Stop me if you’ve heard this one before: the game I just played reminded me of Dark Souls.
Wait, wait, don’t head to the comments to berate me just yet. I promise I’m not making that comparison because I died a couple of times or I saw a giant spider. Instead, it’s pretty much everything else about Swords of Gargantua that reminds of me From Software’s ode to masochism.
Gargantua, like many other VR adventures, desperately wants to get melee combat right, but on its own terms, much like in the way From did all the way back in 2009 with Demon’s Souls. It wants to steer clear of the messy physics of a thousand other Early Access titles as well as the easily-cheated, bolted-on motion controls of Skyrim VR. The free demo released last week suggests that it could well pull it off, though there’s a little more refinement required.
Gargantua’s demo does well to capture the isolated exploration of the Souls games. Even in the few corridors you trek down, there’s a sense that you’re trespassing, as if the howling winds are a warning to leave the ancient halls. A splash of Sony’s ICO is present, too, though it’s more menacing at its core.
Locomotion is simple enough, either using smooth movement or a leaning system. Eventually you enter an arena, lazily observed by a monarchic monster sitting on a throne, with towering walls surrounding you. What the art design lacks in detail, it makes up for in tone and scale. Minions twice your height slowly start to approach, proving effectively daunting as they attempt to corner you. It’s pretty clear from the start you’ll be in for a tough battle.
Combat makes some pretty sensible decisions. You can dual-wield, but you’re most likely to be using one of your weapons as a defensive measure. Every enemy swing can be blocked, which causes them to bounce back a little, leaving an opening for you to attack. I found myself tightly focused on my opponent’s movements, trying to anticipate their next attack and prepare my block with my left arm while readying my counter with the right. You can charge swings by holding your blade above your head and even toss swords at enemies to give you a bit of space as you search for a new weapon.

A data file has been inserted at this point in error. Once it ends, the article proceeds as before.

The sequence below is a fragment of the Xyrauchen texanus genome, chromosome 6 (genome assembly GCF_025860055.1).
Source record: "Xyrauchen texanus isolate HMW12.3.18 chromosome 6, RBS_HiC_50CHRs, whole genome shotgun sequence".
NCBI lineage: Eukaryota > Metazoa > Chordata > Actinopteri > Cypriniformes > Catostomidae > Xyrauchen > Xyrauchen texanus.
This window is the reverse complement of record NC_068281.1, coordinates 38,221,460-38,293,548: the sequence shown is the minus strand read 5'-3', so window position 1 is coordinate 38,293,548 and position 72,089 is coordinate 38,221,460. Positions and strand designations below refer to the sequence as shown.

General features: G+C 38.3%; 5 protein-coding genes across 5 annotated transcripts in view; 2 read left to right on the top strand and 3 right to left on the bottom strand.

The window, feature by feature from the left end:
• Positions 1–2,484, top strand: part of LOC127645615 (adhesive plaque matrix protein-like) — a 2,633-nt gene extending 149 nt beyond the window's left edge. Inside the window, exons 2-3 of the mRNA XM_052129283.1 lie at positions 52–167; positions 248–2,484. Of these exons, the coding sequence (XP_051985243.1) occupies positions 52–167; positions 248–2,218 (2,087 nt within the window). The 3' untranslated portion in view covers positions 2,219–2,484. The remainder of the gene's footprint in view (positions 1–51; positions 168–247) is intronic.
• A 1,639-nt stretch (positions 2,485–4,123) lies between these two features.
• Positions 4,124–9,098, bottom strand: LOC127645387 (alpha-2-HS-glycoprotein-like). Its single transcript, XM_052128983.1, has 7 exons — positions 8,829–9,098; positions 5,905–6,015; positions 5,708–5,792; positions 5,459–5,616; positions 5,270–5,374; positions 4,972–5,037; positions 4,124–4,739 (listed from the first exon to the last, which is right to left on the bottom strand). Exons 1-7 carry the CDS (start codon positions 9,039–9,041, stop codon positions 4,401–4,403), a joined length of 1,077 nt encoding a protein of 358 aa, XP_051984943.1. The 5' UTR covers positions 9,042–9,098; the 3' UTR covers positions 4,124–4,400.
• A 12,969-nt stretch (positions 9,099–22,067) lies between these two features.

There’s rare heft to Gargantua’s combat. Your items won’t simply phase through each other, for example, instead dragging along each other and preventing any kind of maniacal arm-swinging. They don’t feel like they slice so much as batter, with damage coming from the crash of connecting with heavily-plated armor. A stamina gauge implements some pacing, too, though reading it is a little confusing at this point in time.
Gargantua’s battles had me thinking about what was going on. A helpful lock-on system allows me to focus on other matters, like my positioning and distance from other enemies. Rather than barreling in, slashing away until my enemy slumps to the floor, I found myself taking patient, well-timed swings before backing away to reassess my situation.
It still needs a little work, though. Sword fights are in need of a little more impact; I sometimes couldn’t really tell if my attacks were doing anything more than nudging my enemy backwards, for example. Sometimes blocking didn’t really seem to work for me, either, and it wasn’t clear if this was because I wasn’t angling my blade in the right way or if my choice of defense simply wasn’t suitable. These are issues with clarity, though, that I’m sure could be moped up.
Right now, though, I’m more interested to see how Swords of Gargantua shapes up as a full game in time for its full release. While the combat is its hook, it feels like there could be more to the story here, and it would be a shame to see that go to waste on a series of simple arenas. Expect the game to launch on the HTC Vive and Oculus Rift.